Integrity Legal

20th June 2011

It recently came to this blogger’s attention that it appears Malaysia (a member nation of the Association of Southeast Asian Nations, ASEAN) will not be hosting other ASEAN nations at the Langkawi International Dialogue (LID). To provide further insight it may be best to quote directly from an article written by M. Saraswathi and posted on the website Bernama.com:

KUALA LUMPUR, June 19 (Bernama) — There are no plans to include Asean nations in the Langkawi International Dialogue (LID) as it will be too big to manage, Prime Minister Datuk Seri Najib Tun Razak said today. Malaysia would maintain the present dialogue format between the African and Caribbean countries, he said. “No. We don’t want too many countries to be involved. We will maintain the present format of African and Caribbean countries,” he said when asked if Malaysia intends to include Asean countries in LID at a press conference here today. This year’s dialogue is being attended by African leaders such as Zimbabwe’s President Robert Mugabe, Prime Minister Pakalitha Bethuel Mosisili of Lesotho, Swaziland Prime Minister Barnabas Sibusiso, Ugandan Vice-President Edward Sekandi and Kenyan Vice-President Stephen Kalonzo…

The administration of this web log strongly encourages readers to click upon the appropriate hyperlinks noted above to learn more from this insightful article.

In this blogger’s opinion, one of the positive aspects of the ASEAN community, for the membership, is a sort of general flexibility. It could be inferred from the quotation above that Malaysia has a strong trade relationship with certain countries in Africa and the Caribbean. Such relationships make the Malaysian economy rather unique compared to her other counterparts in the ASEAN community. This uniqueness would seem to create various levels of comparative advantage for the Malaysian economy. Concurrently, the other jurisdictions of ASEAN (Brunei Darussalam, Cambodia, Indonesia, Laos, Myanmar, Philippines, Singapore, Thailand, and Vietnam) are able to receive a kind of refractive benefit from Malaysia’s strong trade relations in Africa and the Caribbean since ASEAN nations are able to streamline their direct trading with Malaysia herself. How ASEAN will evolve in the future remains to be seen, but it is clear that ASEAN is quite unique amongst the various regional organizations around the globe. Hopefully, this uniqueness will result in tangible benefits for the citizenry of the various ASEAN countries and for ASEAN’s trading partners as well.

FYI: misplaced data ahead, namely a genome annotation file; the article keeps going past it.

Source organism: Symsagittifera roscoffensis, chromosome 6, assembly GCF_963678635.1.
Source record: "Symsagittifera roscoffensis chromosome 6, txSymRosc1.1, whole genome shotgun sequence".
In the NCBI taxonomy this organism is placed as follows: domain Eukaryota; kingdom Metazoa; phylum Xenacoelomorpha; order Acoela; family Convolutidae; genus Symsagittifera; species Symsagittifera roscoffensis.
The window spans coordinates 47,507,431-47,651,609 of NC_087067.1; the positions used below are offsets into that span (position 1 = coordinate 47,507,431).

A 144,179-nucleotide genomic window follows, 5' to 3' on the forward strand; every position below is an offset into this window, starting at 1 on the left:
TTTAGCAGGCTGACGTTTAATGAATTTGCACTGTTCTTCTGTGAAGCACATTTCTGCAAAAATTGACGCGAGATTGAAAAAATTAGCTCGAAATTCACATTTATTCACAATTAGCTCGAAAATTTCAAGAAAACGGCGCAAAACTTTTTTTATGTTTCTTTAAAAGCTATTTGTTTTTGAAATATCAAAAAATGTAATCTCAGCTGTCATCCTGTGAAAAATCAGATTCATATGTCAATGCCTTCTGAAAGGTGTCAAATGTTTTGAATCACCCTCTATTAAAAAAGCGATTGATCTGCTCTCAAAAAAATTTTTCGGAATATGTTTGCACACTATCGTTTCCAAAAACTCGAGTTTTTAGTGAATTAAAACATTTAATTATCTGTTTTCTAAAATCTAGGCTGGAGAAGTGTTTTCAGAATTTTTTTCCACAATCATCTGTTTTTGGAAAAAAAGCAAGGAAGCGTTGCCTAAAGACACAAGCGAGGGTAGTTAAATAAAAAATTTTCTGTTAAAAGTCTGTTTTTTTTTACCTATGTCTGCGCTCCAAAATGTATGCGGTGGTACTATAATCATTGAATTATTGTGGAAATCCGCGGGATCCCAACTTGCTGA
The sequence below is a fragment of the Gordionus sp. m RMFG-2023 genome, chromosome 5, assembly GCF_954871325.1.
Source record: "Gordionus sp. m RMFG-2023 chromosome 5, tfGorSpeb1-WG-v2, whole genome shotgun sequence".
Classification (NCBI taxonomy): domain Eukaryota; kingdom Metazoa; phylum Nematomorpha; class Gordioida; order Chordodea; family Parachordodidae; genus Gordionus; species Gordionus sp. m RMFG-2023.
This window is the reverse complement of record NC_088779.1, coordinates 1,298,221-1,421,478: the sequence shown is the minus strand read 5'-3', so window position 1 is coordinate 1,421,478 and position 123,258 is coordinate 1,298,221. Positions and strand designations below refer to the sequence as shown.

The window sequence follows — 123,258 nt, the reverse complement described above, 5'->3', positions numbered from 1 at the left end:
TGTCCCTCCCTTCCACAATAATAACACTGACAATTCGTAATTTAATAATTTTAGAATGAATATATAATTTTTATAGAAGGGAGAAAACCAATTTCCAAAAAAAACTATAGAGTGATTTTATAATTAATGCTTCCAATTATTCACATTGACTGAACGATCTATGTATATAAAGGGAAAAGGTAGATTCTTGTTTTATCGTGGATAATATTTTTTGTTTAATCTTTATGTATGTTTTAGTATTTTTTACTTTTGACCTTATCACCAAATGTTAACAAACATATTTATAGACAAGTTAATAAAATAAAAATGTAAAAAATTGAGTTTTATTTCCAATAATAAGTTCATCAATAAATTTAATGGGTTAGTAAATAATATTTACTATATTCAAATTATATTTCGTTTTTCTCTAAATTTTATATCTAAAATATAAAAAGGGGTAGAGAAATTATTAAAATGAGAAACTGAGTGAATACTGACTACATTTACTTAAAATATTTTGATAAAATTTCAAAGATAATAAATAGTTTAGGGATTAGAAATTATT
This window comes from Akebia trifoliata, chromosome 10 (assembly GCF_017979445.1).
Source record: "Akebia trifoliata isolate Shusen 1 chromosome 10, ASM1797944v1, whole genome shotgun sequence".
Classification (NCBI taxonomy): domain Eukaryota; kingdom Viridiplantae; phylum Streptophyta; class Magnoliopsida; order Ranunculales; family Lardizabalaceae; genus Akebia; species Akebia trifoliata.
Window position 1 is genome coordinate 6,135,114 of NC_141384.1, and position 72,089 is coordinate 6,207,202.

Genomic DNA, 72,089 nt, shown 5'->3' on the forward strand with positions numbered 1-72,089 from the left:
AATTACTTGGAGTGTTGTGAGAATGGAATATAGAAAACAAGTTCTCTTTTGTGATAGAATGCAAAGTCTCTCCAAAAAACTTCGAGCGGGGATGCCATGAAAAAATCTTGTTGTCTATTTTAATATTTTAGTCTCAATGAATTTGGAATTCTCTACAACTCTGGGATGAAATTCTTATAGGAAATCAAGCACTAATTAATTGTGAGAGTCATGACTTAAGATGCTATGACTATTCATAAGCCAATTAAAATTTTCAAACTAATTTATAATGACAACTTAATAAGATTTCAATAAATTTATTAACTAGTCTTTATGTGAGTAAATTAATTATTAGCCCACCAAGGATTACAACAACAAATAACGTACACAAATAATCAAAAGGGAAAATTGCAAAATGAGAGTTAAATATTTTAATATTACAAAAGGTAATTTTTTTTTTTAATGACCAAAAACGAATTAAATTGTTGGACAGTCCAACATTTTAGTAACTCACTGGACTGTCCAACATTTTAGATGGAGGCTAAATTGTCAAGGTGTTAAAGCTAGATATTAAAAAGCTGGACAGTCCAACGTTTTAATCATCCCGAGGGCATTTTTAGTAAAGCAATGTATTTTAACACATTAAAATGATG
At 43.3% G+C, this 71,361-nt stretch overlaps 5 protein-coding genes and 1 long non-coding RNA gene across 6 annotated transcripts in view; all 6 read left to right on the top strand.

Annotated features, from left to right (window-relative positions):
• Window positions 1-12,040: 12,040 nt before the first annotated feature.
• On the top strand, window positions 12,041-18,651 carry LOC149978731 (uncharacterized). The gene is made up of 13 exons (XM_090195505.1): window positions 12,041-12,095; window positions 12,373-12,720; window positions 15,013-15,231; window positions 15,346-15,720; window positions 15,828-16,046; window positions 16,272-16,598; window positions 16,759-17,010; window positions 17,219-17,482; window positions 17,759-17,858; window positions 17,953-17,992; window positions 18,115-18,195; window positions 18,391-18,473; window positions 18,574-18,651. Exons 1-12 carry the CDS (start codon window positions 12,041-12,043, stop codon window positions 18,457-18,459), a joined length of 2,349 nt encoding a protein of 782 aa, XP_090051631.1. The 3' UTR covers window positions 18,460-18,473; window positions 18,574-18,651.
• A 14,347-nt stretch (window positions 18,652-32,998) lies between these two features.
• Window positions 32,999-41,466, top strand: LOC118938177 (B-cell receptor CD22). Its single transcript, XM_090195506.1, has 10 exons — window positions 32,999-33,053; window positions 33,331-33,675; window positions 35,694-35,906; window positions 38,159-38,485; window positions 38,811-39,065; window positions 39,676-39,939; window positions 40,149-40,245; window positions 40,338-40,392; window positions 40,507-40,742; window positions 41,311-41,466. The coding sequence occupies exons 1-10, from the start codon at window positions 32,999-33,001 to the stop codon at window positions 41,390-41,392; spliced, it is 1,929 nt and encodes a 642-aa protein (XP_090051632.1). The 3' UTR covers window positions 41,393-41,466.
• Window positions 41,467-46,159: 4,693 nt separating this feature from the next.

On a related note, China was in the news recently as it is being reported that China is expanding her foreign reserves into non-dollar denominated assets. To shed further light upon these developments it may be best to quote directly from an article written by Jamil Anderlini and Tracy Alloway and posted to the Financial Times website, FT.com:

China began diversifying away from the US dollar in earnest in the first four months of this year, most likely by buying far more European government debt than US dollar assets, according to estimates from Standard Chartered Bank. China’s foreign exchange reserves expanded by around $200bn in the first four months of the year, with three-quarters of the new inflow invested abroad in non-US dollar assets, the bank estimated. “It certainly appears that China’s finally following through on its policy to diversify its foreign reserve holdings away from the US dollar,” said Stephen Green, the bank’s chief China economist.

This blogger asks readers to click upon the relevant hyperlinks above to find out further details. Frequent readers of this web log may recall that the United States and China are apparently cooperating with regard to ASEAN engagement, but this news came amidst announcements that China had divested rather sizable holdings in US Treasuries. As China continues to show further economic dominance on the global stage it will likely prove interesting to see how this nation invests her financial resources. Hopefully as China and ASEAN continue their economic growth it will accrue to the benefit of all concerned.

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